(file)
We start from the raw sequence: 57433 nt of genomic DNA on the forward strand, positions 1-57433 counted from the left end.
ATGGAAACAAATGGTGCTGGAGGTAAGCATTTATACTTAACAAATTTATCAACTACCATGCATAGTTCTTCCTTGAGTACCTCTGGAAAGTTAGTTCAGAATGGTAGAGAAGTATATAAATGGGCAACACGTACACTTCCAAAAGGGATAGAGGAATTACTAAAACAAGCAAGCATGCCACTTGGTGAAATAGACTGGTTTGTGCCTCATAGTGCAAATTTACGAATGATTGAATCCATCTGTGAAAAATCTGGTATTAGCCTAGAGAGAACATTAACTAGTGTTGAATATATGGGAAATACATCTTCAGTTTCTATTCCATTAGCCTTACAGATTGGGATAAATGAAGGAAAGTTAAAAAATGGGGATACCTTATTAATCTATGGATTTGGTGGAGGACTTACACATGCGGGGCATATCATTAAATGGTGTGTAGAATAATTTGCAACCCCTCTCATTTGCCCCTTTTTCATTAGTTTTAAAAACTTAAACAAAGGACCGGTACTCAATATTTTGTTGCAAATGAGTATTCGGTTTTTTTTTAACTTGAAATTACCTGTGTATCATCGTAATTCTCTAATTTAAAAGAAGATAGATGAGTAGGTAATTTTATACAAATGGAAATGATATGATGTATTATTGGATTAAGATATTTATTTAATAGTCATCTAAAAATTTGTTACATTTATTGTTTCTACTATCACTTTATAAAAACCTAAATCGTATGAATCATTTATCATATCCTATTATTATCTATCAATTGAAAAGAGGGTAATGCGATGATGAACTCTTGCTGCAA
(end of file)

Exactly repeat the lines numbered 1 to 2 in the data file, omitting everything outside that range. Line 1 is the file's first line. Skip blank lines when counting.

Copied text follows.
We start from the raw sequence: 57433 nt of genomic DNA on the forward strand, positions 1-57433 counted from the left end.
ATGGAAACAAATGGTGCTGGAGGTAAGCATTTATACTTAACAAATTTATCAACTACCATGCATAGTTCTTCCTTGAGTACCTCTGGAAAGTTAGTTCAGAATGGTAGAGAAGTATATAAATGGGCAACACGTACACTTCCAAAAGGGATAGAGGAATTACTAAAACAAGCAAGCATGCCACTTGGTGAAATAGACTGGTTTGTGCCTCATAGTGCAAATTTACGAATGATTGAATCCATCTGTGAAAAATCTGGTATTAGCCTAGAGAGAACATTAACTAGTGTTGAATATATGGGAAATACATCTTCAGTTTCTATTCCATTAGCCTTACAGATTGGGATAAATGAAGGAAAGTTAAAAAATGGGGATACCTTATTAATCTATGGATTTGGTGGAGGACTTACACATGCGGGGCATATCATTAAATGGTGTGTAGAATAATTTGCAACCCCTCTCATTTGCCCCTTTTTCATTAGTTTTAAAAACTTAAACAAAGGACCGGTACTCAATATTTTGTTGCAAATGAGTATTCGGTTTTTTTTTAACTTGAAATTACCTGTGTATCATCGTAATTCTCTAATTTAAAAGAAGATAGATGAGTAGGTAATTTTATACAAATGGAAATGATATGATGTATTATTGGATTAAGATATTTATTTAATAGTCATCTAAAAATTTGTTACATTTATTGTTTCTACTATCACTTTATAAAAACCTAAATCGTATGAATCATTTATCATATCCTATTATTATCTATCAATTGAAAAGAGGGTAATGCGATGATGAACTCTTGCTGCAA